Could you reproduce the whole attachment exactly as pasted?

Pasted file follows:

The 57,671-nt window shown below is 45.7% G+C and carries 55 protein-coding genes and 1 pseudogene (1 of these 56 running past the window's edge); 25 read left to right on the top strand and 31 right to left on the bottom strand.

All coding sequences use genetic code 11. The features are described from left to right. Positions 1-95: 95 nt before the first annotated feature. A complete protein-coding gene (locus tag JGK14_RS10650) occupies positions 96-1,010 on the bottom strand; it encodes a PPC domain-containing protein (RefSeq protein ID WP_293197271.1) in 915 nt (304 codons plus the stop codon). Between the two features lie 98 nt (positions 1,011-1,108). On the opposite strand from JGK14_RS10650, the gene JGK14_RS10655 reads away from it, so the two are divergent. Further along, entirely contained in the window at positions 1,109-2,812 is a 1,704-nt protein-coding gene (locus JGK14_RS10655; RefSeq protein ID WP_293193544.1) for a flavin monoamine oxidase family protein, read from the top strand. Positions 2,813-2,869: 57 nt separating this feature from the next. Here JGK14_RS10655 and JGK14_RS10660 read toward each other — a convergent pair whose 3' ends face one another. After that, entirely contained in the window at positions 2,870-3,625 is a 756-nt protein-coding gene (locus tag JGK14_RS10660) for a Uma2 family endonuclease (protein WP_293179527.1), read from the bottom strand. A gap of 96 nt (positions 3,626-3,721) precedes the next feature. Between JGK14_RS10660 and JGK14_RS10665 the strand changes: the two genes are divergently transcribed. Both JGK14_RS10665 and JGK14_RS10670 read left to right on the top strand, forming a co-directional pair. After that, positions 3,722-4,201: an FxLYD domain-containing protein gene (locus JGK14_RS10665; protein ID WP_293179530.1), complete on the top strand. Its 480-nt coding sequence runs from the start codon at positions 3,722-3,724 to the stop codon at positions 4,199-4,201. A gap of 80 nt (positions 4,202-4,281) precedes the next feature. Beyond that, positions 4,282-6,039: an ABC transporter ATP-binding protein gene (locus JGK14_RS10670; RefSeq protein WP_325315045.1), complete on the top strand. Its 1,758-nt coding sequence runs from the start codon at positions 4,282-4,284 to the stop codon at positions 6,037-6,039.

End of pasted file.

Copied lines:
The 57,671-nt window shown below is 45.7% G+C and carries 55 protein-coding genes and 1 pseudogene (1 of these 56 running past the window's edge); 25 read left to right on the top strand and 31 right to left on the bottom strand.

All coding sequences use genetic code 11. The features are described from left to right. Positions 1-95: 95 nt before the first annotated feature. A complete protein-coding gene (locus tag JGK14_RS10650) occupies positions 96-1,010 on the bottom strand; it encodes a PPC domain-containing protein (RefSeq protein ID WP_293197271.1) in 915 nt (304 codons plus the stop codon). Between the two features lie 98 nt (positions 1,011-1,108). On the opposite strand from JGK14_RS10650, the gene JGK14_RS10655 reads away from it, so the two are divergent. Further along, entirely contained in the window at positions 1,109-2,812 is a 1,704-nt protein-coding gene (locus JGK14_RS10655; RefSeq protein ID WP_293193544.1) for a flavin monoamine oxidase family protein, read from the top strand. Positions 2,813-2,869: 57 nt separating this feature from the next. Here JGK14_RS10655 and JGK14_RS10660 read toward each other — a convergent pair whose 3' ends face one another. After that, entirely contained in the window at positions 2,870-3,625 is a 756-nt protein-coding gene (locus tag JGK14_RS10660) for a Uma2 family endonuclease (protein WP_293179527.1), read from the bottom strand. A gap of 96 nt (positions 3,626-3,721) precedes the next feature. Between JGK14_RS10660 and JGK14_RS10665 the strand changes: the two genes are divergently transcribed. Both JGK14_RS10665 and JGK14_RS10670 read left to right on the top strand, forming a co-directional pair. After that, positions 3,722-4,201: an FxLYD domain-containing protein gene (locus JGK14_RS10665; protein ID WP_293179530.1), complete on the top strand. Its 480-nt coding sequence runs from the start codon at positions 3,722-3,724 to the stop codon at positions 4,199-4,201. A gap of 80 nt (positions 4,202-4,281) precedes the next feature. Beyond that, positions 4,282-6,039: an ABC transporter ATP-binding protein gene (locus JGK14_RS10670; RefSeq protein WP_325315045.1), complete on the top strand. Its 1,758-nt coding sequence runs from the start codon at positions 4,282-4,284 to the stop codon at positions 6,037-6,039.